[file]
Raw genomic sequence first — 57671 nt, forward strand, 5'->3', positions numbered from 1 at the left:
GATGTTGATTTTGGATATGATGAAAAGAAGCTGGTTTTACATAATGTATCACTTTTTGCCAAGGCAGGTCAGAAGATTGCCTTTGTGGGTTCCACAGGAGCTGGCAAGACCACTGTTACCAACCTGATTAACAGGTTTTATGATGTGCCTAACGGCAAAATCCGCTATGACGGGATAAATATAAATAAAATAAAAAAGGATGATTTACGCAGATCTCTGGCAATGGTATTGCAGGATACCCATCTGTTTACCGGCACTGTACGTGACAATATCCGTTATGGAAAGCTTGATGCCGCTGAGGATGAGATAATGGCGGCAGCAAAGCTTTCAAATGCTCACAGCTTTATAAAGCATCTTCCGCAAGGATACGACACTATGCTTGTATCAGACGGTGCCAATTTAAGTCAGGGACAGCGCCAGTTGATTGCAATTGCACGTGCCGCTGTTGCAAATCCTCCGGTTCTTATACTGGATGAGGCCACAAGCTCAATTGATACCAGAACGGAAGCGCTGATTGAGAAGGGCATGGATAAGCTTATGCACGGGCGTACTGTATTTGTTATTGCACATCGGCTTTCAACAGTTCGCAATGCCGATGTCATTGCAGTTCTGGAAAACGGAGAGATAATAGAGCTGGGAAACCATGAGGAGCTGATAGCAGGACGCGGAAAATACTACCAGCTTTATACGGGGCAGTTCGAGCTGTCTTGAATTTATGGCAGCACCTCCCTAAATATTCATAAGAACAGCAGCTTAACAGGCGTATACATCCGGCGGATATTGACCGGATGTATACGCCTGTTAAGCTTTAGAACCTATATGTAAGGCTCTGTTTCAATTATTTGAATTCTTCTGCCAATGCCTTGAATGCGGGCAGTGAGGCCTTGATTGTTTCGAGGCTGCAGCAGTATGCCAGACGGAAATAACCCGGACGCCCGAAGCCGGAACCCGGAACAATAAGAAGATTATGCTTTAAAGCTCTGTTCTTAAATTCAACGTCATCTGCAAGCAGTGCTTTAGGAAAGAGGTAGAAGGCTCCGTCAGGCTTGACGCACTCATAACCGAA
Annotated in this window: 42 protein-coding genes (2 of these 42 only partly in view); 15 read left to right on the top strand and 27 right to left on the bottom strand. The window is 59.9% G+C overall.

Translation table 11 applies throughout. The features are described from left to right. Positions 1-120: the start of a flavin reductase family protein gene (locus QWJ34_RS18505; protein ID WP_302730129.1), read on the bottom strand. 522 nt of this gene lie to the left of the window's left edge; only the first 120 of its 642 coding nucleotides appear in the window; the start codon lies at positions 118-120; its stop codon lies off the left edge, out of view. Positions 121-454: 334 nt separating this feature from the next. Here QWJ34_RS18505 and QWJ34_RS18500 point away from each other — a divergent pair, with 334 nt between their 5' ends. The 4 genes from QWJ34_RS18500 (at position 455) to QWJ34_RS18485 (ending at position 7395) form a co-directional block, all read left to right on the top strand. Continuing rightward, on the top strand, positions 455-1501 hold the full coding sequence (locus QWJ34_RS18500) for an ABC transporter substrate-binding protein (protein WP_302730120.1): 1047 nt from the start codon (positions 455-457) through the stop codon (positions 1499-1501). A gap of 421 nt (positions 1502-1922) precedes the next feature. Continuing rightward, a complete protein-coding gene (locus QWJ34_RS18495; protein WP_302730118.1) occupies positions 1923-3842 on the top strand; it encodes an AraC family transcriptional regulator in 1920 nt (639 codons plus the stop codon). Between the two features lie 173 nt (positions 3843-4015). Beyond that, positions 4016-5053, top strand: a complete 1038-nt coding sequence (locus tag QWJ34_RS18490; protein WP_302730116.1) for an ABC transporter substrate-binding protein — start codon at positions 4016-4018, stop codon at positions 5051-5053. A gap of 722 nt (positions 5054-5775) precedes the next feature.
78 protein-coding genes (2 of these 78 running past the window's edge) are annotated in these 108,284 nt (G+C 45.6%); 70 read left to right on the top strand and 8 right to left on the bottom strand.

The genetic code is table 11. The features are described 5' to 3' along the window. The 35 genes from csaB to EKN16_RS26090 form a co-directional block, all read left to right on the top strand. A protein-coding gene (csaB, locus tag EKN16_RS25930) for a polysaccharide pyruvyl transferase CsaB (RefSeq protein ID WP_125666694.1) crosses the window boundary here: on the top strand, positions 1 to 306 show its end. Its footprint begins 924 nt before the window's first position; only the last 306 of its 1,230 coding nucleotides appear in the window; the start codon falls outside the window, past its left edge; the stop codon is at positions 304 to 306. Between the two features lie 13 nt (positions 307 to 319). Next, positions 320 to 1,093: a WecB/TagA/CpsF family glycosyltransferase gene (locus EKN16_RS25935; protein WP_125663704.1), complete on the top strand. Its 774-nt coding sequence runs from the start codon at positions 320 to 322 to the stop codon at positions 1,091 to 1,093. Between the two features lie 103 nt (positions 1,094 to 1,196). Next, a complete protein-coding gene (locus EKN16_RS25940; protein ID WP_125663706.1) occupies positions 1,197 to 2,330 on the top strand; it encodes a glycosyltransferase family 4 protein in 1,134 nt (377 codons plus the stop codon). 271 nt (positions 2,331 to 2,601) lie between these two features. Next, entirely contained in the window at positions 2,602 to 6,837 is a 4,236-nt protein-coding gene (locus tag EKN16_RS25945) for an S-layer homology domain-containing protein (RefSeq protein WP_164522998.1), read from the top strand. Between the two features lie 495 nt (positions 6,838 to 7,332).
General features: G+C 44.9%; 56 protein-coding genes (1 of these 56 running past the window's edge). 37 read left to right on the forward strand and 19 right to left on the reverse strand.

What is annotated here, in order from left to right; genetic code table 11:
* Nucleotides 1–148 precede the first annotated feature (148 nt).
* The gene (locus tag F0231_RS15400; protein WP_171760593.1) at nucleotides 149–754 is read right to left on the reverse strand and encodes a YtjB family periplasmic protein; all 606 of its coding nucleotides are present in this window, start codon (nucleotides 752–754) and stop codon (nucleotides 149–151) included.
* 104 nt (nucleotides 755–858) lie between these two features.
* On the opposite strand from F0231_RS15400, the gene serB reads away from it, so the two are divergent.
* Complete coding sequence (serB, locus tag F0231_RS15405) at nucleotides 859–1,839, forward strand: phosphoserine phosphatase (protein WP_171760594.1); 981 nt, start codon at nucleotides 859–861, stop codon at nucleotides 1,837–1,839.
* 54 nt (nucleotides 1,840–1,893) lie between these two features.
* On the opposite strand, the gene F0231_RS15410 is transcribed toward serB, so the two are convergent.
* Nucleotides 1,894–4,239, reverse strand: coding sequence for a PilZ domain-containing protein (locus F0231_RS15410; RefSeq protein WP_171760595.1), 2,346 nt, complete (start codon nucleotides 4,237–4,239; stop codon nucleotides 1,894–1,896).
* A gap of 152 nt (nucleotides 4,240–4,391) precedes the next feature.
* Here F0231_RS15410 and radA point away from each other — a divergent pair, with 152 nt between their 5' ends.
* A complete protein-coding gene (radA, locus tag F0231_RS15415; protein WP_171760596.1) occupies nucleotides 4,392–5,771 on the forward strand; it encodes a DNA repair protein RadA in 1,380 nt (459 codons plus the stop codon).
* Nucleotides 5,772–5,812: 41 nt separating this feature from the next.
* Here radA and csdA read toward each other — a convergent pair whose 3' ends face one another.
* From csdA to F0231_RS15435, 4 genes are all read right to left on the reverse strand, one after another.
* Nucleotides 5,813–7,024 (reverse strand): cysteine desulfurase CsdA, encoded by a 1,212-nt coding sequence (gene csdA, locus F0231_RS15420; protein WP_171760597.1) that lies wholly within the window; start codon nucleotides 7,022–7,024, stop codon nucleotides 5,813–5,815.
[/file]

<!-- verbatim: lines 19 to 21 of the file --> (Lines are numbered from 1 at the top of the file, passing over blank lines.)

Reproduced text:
* A complete protein-coding gene (radA, locus tag F0231_RS15415; protein WP_171760596.1) occupies nucleotides 4,392–5,771 on the forward strand; it encodes a DNA repair protein RadA in 1,380 nt (459 codons plus the stop codon).
* Nucleotides 5,772–5,812: 41 nt separating this feature from the next.
* Here radA and csdA read toward each other — a convergent pair whose 3' ends face one another.